The Armenian Apostolic Church of the Holy Savior, also known simply as Vank (Armenian: monastery), is located in the district of Nor Jugha in the largest city of Iran Isfahan, where a large number of Armenians live. The church was built in 1655 during the reign of Shah Abbas II.
Eren Fyrat, a Turkish journalist, in his article published in the Turkish newspaper Aydınlık talks about the centuries-old presence of Armenians in Isfahan, as well as about the history of this Armenian Church, its architectural motives, and its features.
“In the epoch of Shah Abbas, a large number of Armenian Christians from the vicinity of Araks moved to Isfahan. Here, they built a mosque-like church. Armenians were engaged in trade, mainly of silk. At that time, the Iranian ambassador to Vienna was an Armenian, thanks to which most of the monumental frescoes were created by Italian masters. For the same reason, they also used Italian motifs,” the Ermenihaber website cites the author.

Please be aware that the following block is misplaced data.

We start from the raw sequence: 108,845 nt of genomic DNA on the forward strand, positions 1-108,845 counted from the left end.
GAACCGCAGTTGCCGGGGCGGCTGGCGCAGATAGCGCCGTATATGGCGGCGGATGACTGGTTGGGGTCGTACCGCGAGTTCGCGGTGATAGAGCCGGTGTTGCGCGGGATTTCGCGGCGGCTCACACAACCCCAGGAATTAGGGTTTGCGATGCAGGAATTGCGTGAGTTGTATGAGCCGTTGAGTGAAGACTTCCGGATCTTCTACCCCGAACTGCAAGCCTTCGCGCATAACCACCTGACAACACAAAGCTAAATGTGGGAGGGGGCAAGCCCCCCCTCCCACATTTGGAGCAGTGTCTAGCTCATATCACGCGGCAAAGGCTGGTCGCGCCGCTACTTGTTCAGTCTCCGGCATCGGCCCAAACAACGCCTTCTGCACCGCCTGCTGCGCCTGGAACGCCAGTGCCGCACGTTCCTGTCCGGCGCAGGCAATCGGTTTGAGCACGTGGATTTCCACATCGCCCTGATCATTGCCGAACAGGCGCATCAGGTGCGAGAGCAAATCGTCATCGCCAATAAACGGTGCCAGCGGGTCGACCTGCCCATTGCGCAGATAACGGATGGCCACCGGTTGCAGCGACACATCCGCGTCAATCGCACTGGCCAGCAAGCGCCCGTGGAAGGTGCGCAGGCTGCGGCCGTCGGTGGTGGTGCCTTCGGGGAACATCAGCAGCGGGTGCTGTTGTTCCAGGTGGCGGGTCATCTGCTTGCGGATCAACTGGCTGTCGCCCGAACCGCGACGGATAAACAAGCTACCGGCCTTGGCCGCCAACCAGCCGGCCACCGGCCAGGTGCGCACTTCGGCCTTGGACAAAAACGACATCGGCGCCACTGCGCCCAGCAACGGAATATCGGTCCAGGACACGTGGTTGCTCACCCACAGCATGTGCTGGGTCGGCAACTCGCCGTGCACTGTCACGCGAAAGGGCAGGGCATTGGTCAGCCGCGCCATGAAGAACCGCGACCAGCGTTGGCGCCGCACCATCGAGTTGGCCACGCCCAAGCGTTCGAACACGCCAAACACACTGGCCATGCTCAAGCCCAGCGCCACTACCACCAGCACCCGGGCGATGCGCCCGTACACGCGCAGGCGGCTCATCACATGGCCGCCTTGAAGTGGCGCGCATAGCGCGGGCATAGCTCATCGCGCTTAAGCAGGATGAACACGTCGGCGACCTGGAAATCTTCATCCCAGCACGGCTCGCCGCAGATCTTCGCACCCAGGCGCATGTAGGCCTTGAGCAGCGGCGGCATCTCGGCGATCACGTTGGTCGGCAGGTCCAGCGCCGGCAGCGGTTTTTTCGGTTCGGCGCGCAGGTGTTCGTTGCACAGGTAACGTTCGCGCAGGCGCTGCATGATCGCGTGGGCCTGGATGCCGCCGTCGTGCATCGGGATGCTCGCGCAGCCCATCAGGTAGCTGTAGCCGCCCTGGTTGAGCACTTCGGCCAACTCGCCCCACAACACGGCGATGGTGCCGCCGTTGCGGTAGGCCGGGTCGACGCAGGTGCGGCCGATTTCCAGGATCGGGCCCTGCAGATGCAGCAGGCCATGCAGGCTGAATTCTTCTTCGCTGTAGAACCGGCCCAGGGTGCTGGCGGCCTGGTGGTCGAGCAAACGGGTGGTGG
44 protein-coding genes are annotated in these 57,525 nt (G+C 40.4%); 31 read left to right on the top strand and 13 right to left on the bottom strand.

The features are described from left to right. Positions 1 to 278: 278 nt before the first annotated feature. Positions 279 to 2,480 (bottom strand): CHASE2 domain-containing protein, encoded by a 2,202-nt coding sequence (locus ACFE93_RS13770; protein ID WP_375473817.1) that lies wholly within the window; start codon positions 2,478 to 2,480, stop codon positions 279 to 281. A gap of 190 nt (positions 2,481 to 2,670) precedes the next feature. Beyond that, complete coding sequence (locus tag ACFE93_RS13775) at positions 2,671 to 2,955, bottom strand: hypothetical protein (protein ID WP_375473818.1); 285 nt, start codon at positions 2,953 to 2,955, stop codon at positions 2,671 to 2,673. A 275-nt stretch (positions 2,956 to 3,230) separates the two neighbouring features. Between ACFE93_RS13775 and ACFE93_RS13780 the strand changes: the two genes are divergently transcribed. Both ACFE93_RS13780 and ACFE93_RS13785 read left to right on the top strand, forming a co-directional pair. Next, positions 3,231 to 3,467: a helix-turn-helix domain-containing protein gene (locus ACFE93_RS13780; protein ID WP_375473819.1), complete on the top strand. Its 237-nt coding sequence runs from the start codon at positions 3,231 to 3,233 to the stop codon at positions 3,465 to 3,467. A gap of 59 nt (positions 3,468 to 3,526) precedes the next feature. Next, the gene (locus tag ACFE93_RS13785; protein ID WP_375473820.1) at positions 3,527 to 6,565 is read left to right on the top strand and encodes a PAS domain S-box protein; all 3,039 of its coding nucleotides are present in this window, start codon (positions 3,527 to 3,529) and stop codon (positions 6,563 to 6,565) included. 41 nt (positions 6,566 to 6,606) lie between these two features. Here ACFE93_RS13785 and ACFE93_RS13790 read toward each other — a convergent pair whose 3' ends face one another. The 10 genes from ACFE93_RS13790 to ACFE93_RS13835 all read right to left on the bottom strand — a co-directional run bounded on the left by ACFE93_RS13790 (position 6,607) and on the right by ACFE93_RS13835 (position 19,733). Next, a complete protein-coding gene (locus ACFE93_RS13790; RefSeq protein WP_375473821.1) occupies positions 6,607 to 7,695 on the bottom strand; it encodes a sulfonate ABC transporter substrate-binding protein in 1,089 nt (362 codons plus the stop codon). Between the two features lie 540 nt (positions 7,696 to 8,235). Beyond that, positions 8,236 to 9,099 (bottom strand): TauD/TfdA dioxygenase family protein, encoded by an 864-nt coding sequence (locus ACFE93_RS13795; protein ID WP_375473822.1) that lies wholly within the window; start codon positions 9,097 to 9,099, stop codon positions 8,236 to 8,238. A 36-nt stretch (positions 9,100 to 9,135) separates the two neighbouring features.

Ermenihaber was impressed with the magnificence of the church and one after another drew the attention of its readers to the content of the frescoes and sculptures, their style, history, and features.
However, a monument in the courtyard of the church “disturbed” Turkish tourists. This is a monument dedicated to the Armenian Genocide built in 1975. The monument includes a map of Turkey indicating the Armenian Genocide centers. It also features the inscription: “We demand that the indisputable fact of the genocide committed against the Armenians in Ottoman Turkey be recognized and that they accept their responsibility.”
The Turkish journalist expressed his dissatisfaction with this, writing: “So they slander the Ottoman Empire. With a population of over three million, Isfahan is the largest city in Iran, with a large Armenian community, and the church is also an anti-Turkish museum.”
The author of the article urges to send feedback to “brotherly Iran” that such a structure is inappropriate.